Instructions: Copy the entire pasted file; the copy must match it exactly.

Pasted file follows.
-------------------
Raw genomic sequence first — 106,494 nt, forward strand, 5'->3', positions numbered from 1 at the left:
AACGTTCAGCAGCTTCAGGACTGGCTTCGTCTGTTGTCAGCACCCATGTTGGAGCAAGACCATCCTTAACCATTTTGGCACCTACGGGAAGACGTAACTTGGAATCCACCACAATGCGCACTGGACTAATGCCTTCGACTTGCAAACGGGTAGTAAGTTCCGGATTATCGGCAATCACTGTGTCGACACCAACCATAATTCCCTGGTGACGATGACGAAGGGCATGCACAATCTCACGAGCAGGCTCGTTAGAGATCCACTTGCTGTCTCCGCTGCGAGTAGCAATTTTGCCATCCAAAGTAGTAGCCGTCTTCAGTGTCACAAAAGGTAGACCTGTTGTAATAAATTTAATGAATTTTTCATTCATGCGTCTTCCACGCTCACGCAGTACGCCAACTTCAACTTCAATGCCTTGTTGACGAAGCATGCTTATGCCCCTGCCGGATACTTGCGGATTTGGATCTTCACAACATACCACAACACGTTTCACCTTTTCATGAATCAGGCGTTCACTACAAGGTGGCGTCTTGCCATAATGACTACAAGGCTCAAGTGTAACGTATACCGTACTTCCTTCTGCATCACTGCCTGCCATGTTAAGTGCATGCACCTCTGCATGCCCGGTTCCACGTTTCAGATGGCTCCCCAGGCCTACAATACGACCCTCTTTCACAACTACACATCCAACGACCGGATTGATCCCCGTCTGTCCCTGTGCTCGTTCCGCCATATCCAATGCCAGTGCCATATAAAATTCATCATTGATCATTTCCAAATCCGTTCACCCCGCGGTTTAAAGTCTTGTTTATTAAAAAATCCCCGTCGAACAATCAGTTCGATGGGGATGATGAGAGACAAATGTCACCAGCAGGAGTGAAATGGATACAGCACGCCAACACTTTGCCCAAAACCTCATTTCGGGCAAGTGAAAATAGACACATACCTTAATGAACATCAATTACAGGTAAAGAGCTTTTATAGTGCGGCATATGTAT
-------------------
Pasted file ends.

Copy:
Raw genomic sequence first — 106,494 nt, forward strand, 5'->3', positions numbered from 1 at the left:
AACGTTCAGCAGCTTCAGGACTGGCTTCGTCTGTTGTCAGCACCCATGTTGGAGCAAGACCATCCTTAACCATTTTGGCACCTACGGGAAGACGTAACTTGGAATCCACCACAATGCGCACTGGACTAATGCCTTCGACTTGCAAACGGGTAGTAAGTTCCGGATTATCGGCAATCACTGTGTCGACACCAACCATAATTCCCTGGTGACGATGACGAAGGGCATGCACAATCTCACGAGCAGGCTCGTTAGAGATCCACTTGCTGTCTCCGCTGCGAGTAGCAATTTTGCCATCCAAAGTAGTAGCCGTCTTCAGTGTCACAAAAGGTAGACCTGTTGTAATAAATTTAATGAATTTTTCATTCATGCGTCTTCCACGCTCACGCAGTACGCCAACTTCAACTTCAATGCCTTGTTGACGAAGCATGCTTATGCCCCTGCCGGATACTTGCGGATTTGGATCTTCACAACATACCACAACACGTTTCACCTTTTCATGAATCAGGCGTTCACTACAAGGTGGCGTCTTGCCATAATGACTACAAGGCTCAAGTGTAACGTATACCGTACTTCCTTCTGCATCACTGCCTGCCATGTTAAGTGCATGCACCTCTGCATGCCCGGTTCCACGTTTCAGATGGCTCCCCAGGCCTACAATACGACCCTCTTTCACAACTACACATCCAACGACCGGATTGATCCCCGTCTGTCCCTGTGCTCGTTCCGCCATATCCAATGCCAGTGCCATATAAAATTCATCATTGATCATTTCCAAATCCGTTCACCCCGCGGTTTAAAGTCTTGTTTATTAAAAAATCCCCGTCGAACAATCAGTTCGATGGGGATGATGAGAGACAAATGTCACCAGCAGGAGTGAAATGGATACAGCACGCCAACACTTTGCCCAAAACCTCATTTCGGGCAAGTGAAAATAGACACATACCTTAATGAACATCAATTACAGGTAAAGAGCTTTTATAGTGCGGCATATGTAT